• 4 eggs
  • 60 g sugar – I added more
  • 268 g all-purpose flour
  • 8 g baking soda
  • 300 g 20% fat smetana (sour cream) – I used more and 15% fat
  • 75 g powdered sugar
  • optional – nuts, more powdered sugar and honey, berries for decoration

Procedure:

Prepare a bain-marie (hot water bath): heat water in a larger pan and place on top a smaller pan with honey. Wait till it melts and then add butter cut in pieces. Whisk the mixture until the butter melts and leave on low for some time.

Meanwhile start mixing sugar and eggs at high speed. This will take about 8 minutes: you need to get a thick white cream (mine was beige and God those eight minutes!!! 🙂

Sieve (!) flour with soda so that the layers are puffy and soft. By this time the honey mixture should acquire brownish color. Take it off the heat, gradually add the egg mixture in and whisk it moving from the top downwards. Add the flour mixture and whisk moving from the bottom upwards (to my mind whatever direction you take, the movement is almost the same:).

You will need 6 * 20 cm layers, 2 mm thick. At home it’s hard to reproduce all the professional tricks (and you do not have all the equipment either), so instead of using special metal rings, you can level the layers with a knife and bake them on a buttered (better lined with parchment paper!) pan. I baked two at a time and then one at a time as they threatened to burn quickly.

Ideally you should have some batter left which you will use for crumbles (I did not, I got only 5 layers and I didn’t even level the layers, so some of them were more puffy and some less).

Preheat your oven to the maximum temperature (somewhere around 250 ‘C for me) and bake the layers for 3-4 minutes. Watch them closely as they will brown (aaand burn!) fast but should stay soft all the same. Leave them in the fridge to cool down (I didn’t).

Make the smetana cream: whisk powdered sugar with smetana. Then take one layer and place it ‘burnt’ side up (the top side) – this will be the bottom layer (I suggest using one of the ugliest but yet whole). Spread some cream on it and place next layer on top, this time ‘burnt’ side down. Repeat with the remaining layers, spreading cream on top of the last layer (use the best layer here) too. Finely blender the 6th layer and use these crumbs to scatter on top and sides of the cake (I didn’t, I actually used some ground peanuts on top and these weird berries). You can decorate the cake with powdered sugar and honey, then place the cake in the fridge overnight or better for 24 hours. This time is needed for the cake to soak in all the cream. It will also diminish in height.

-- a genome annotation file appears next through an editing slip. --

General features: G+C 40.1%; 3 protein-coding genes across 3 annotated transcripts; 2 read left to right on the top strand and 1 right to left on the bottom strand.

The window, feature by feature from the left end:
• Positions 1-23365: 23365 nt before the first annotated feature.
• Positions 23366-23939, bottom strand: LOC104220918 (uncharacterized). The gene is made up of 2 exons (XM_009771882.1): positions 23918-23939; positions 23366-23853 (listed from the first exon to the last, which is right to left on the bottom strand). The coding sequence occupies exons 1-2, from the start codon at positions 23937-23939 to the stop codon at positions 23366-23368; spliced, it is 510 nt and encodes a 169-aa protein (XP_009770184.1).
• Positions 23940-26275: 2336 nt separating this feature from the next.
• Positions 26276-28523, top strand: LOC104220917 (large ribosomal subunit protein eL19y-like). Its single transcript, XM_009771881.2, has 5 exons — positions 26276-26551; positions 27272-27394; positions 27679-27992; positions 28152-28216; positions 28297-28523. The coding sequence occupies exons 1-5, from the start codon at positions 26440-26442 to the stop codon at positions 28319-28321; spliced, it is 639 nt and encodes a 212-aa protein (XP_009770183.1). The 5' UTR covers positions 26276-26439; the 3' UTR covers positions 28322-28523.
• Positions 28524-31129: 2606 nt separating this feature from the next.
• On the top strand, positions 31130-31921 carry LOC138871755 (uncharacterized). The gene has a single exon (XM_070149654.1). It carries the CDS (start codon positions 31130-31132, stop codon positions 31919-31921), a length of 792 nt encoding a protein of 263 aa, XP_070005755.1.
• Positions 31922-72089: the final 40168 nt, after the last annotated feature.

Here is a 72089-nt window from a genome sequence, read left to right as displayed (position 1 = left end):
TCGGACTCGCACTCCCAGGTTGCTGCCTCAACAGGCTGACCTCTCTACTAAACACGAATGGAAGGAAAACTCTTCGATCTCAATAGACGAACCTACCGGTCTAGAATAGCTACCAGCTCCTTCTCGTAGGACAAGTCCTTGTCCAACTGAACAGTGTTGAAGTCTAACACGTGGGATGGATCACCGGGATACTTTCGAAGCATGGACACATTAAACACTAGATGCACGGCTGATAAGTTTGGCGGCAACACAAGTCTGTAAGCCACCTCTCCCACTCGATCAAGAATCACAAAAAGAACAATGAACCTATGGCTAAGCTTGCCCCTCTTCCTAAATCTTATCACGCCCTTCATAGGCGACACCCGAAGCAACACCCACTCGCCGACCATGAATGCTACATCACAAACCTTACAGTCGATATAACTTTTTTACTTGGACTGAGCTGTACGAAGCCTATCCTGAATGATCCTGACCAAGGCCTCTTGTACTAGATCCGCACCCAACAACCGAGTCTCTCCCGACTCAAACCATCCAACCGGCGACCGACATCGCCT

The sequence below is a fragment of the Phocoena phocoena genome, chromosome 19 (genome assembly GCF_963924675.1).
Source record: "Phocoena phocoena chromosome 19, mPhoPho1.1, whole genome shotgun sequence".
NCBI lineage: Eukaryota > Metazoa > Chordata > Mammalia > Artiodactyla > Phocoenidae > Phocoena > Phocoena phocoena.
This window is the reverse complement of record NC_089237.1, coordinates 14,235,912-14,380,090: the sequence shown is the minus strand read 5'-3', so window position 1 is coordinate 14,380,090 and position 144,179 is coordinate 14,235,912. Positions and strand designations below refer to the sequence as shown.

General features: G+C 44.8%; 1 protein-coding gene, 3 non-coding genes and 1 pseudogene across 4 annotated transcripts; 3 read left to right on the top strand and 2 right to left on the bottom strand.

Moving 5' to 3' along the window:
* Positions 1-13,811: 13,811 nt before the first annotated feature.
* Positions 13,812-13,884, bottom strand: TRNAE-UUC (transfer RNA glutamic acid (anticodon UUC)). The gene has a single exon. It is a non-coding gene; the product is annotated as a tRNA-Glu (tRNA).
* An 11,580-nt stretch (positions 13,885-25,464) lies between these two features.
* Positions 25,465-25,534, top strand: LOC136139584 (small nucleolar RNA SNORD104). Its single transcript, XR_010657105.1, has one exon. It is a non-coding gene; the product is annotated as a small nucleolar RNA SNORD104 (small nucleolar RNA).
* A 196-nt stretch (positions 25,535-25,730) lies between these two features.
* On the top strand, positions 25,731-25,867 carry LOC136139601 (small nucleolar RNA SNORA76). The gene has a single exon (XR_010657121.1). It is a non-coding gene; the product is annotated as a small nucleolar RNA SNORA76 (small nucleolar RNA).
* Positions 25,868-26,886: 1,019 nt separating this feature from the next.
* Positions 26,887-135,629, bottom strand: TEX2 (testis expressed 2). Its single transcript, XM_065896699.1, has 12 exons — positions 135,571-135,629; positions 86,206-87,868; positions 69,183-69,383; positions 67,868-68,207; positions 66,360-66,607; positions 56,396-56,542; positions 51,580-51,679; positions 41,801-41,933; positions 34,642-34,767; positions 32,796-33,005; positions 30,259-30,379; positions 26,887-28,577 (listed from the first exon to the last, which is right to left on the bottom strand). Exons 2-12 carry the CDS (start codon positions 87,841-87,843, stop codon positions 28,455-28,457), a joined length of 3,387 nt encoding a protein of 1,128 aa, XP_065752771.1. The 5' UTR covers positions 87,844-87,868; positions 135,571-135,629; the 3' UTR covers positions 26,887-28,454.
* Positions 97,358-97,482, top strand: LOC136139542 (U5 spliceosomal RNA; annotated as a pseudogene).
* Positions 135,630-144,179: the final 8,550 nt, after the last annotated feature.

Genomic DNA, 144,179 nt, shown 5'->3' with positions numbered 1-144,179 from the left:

Medovik or Russian Layered Honey Cake

Remarks: This cake should (and will definitely) be eaten on the day after the stay in the fridge as sour cream looses its whiteness and, well, in theory might ruin the cake. In practice though it will not survive longer than a day! Be careful with the layers – I tried various pans including silicone and metal, buttering them each time. And be careful also with the pans – not all of them are prepared for such high temperatures! I needed more smetana to cover the sides of the cake but didn’t have another container…

Result: A pillow-like cake which has nothing to do with all those heavy cream cakes. Not overly sweet and surely not dry. A perfect summer birthday cake!

Medovik or Russian Layered Honey Cake

Adding this to Russian and Sweet collections where you can find more traditional Russian dishes with honey and layered cake recipes.

G.

muffins · sweet · traditional Russian recipe

Birthday Kovrizhka and Chocolate Chip Muffins

Lenten Honey Kovrizhka or Postnaya medovaya kovrizhka from www.pravmir.ru

How come it suddenly feels so 1st-Septemberish on the 1st of August? It was dramatically windy today but sunny too – and yet there was this autumnal light and the mountain ash trees all covered in red berries that made me shiver a bit. I just hope those were fake signs! You see, this year summer merely forgot its way to St Petersburg 🙂

Lenten Honey Kovrizhka or Postnaya medovaya kovrizhka from www.pravmir.ru

I’m sharing with you the recipe of a Russian gingerbread-like (or rather pain d’épices) cake traditionally made with honey. Its Russian name is kovrizhka – and I can assure you the only sound of this word brings up so many sweet memories! It’s even more evocative than pryanik (gingerbread) – honey, raisins, nuts, spices… Kovrizhka is a diminutive of kovriga, which is a measure of bread (something like a loaf of bread but round).